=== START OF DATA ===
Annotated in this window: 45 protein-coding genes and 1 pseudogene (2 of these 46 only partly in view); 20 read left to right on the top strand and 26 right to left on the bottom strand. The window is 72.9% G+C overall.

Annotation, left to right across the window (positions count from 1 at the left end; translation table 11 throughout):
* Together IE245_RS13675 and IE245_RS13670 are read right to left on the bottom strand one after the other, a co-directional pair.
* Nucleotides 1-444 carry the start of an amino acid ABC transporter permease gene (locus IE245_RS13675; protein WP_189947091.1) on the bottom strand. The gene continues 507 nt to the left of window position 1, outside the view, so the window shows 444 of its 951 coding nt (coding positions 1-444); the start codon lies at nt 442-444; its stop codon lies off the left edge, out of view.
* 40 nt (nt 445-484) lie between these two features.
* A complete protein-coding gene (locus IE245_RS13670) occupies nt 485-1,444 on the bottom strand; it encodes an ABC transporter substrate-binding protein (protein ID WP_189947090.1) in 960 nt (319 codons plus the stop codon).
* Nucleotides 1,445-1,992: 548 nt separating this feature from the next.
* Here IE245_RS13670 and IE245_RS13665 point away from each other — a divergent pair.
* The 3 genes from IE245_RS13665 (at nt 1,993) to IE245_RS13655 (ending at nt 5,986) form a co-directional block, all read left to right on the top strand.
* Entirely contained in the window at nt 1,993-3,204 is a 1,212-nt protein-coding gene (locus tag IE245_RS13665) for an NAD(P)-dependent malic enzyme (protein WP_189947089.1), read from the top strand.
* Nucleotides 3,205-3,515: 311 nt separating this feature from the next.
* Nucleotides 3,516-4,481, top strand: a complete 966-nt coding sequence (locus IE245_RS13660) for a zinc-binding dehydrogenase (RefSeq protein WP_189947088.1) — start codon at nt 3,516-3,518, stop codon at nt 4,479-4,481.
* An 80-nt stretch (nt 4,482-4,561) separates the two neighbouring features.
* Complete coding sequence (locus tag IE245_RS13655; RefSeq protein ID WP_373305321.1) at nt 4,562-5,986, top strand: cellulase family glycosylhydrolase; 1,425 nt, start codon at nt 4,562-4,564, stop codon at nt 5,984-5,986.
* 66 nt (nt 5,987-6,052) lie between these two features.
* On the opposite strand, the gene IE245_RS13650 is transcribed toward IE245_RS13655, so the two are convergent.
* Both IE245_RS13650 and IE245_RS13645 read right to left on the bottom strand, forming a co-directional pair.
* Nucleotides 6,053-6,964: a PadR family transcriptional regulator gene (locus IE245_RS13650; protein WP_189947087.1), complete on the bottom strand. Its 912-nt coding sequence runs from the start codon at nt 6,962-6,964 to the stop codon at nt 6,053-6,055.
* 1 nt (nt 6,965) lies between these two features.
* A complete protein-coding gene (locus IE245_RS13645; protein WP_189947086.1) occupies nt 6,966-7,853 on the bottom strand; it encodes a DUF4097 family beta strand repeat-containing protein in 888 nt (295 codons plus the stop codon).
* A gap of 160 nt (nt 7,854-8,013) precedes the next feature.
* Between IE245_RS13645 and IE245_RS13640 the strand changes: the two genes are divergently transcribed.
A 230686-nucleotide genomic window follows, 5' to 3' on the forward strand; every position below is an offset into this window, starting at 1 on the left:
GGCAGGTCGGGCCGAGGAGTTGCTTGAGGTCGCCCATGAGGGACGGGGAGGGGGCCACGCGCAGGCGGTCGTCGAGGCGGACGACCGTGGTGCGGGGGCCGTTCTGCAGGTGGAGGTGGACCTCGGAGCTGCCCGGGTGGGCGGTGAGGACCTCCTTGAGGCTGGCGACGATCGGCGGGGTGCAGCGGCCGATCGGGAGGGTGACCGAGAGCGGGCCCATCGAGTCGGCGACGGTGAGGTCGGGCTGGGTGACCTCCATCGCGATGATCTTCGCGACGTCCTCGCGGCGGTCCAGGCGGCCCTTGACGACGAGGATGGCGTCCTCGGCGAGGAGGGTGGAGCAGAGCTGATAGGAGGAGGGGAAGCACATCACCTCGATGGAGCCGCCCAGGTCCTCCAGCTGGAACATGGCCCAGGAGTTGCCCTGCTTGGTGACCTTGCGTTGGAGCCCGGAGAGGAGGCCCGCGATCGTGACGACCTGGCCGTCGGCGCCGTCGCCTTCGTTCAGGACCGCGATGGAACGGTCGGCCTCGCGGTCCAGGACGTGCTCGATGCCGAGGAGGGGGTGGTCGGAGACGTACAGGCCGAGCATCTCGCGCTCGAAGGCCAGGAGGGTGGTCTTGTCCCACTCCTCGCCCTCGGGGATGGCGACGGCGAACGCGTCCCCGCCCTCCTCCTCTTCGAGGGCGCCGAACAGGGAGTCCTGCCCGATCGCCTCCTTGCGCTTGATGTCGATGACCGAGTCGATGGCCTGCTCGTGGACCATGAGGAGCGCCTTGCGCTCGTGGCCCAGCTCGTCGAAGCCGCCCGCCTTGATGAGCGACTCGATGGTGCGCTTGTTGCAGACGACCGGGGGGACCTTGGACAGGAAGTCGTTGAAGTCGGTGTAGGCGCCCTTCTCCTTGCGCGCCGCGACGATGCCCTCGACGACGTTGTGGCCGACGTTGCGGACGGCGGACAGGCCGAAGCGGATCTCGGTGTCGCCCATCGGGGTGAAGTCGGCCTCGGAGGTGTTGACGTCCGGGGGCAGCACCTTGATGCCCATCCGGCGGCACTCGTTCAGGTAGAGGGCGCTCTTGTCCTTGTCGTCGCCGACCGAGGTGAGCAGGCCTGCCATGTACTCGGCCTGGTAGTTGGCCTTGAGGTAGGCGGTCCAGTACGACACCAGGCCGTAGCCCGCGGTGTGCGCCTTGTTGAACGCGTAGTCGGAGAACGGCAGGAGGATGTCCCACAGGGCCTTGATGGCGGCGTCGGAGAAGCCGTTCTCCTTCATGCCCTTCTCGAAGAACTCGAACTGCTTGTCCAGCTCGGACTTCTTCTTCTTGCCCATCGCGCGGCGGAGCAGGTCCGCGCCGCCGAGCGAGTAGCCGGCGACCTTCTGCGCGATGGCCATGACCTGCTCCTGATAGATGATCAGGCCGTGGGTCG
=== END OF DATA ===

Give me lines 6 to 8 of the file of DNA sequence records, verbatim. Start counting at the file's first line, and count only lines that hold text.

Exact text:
* A complete protein-coding gene (locus IE245_RS13670) occupies nt 485-1,444 on the bottom strand; it encodes an ABC transporter substrate-binding protein (protein ID WP_189947090.1) in 960 nt (319 codons plus the stop codon).
* Nucleotides 1,445-1,992: 548 nt separating this feature from the next.
* Here IE245_RS13670 and IE245_RS13665 point away from each other — a divergent pair.